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Budget airline will offer cheap fares to U.S.; Portugal’s government nationalizing a smaller bank

Airline plans to offer cheap fares to U.S.

LONDON – Budget airline Ryanair is drawing up plans to offer trans-Atlantic flights as cheap as 10 euros ($12.70) before taxes to several U.S. cities from Britain and Ireland, a company official said, according to a newspaper report Sunday.

The Irish airline intends to offer services from London’s Stansted Airport and Dublin (Ireland) airport to New York, Florida, Los Angeles, San Francisco and Boston, Ryanair chief executive Michael O’Leary was quoted as saying in an interview with Britain’s News of the World tabloid.

Ryanair Holdings PLC spokeswoman Pauline McAlester said she could not confirm the plans before an official announcement Monday when the company’s half yearly results – expected to show a fall in profits as a result of slowing consumer demand – are announced.

“Economy class will be very cheap – around 10 euros. But our business class will be very expensive. There’s always 10 to 15 percent who’ll pay whatever it costs for a wide seat,” O’Leary was quoted as saying.

Last month, the airline closed a base in Valencia, ending 70 weekly flights to the city in southern Spain.

But O’Leary hopes Ryanair could snap up aircraft from struggling rivals to create a new trans-Atlantic service, the newspaper said.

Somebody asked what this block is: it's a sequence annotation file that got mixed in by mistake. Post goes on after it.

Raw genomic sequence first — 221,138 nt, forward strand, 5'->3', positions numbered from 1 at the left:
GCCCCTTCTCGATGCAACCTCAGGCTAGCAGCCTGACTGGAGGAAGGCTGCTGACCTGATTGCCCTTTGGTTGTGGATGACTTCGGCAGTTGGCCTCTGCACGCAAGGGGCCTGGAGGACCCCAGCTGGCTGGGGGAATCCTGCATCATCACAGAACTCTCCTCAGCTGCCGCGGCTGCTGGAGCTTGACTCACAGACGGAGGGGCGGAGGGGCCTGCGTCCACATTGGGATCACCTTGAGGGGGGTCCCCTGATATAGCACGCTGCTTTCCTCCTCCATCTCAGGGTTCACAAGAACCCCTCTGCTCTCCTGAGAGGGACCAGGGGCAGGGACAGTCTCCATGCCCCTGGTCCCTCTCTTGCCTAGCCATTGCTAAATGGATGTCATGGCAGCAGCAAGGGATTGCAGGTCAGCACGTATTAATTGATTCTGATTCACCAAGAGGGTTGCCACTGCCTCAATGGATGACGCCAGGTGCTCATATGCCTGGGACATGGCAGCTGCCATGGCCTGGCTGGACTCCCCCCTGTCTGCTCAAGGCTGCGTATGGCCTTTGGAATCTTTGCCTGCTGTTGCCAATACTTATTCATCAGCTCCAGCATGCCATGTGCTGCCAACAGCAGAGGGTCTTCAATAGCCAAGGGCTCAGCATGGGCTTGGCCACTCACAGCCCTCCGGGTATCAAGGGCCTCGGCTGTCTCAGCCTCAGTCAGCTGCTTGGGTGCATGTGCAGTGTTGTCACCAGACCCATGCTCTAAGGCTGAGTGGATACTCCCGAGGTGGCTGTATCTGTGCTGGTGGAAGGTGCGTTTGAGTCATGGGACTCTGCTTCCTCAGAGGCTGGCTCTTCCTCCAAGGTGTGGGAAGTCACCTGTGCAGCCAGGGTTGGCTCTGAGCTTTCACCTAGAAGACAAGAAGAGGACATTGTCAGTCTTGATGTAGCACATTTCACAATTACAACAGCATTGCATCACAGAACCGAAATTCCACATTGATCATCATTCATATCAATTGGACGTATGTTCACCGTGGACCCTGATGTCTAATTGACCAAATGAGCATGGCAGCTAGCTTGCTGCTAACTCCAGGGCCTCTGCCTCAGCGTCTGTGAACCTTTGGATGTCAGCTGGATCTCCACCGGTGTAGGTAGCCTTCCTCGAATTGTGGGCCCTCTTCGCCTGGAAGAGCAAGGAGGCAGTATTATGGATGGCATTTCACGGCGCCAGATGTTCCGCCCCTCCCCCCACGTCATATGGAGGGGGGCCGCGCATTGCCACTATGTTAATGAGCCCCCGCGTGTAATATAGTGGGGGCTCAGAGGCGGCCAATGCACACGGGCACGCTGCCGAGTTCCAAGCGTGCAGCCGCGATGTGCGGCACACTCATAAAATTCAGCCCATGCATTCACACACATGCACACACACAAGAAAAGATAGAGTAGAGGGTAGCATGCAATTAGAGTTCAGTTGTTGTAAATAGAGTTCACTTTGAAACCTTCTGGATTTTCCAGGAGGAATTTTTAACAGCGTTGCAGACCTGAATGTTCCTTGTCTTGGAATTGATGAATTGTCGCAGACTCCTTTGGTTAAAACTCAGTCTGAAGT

“We’ll just have to keep flying more aircraft, opening up more routes and offering people more cheap flights,” he was quoted as saying.

Portugal’s government will take over bank

LISBON, Portugal – Portugal’s government announced Sunday it is nationalizing one of the country’s smaller banks, which has sustained heavy losses in the financial crisis.

Finance Minister Fernando Teixeira dos Santos said Banco Portugues de Negocios has recorded losses of around 700 million euros ($893 million).

He said two administrators from the central bank will oversee the bank’s activities.

Speaking after a Cabinet meeting Sunday, Teixeira dos Santos said the government has decided to provide a credit line of 4 billion euros ($5.1 billion) to Portugal’s banks.

No other Portuguese bank has reported problems during the financial crisis.

Teixeira dos Santos said two administrators from the central bank would oversee BPN’s activities from Monday. At a later stage, BPN will be placed under the management of state-owned bank Caixa geral de Depositos, the country’s largest bank, he said.

The nationalization requires approval from Parliament, where the government has an overall majority.

The Associated Press

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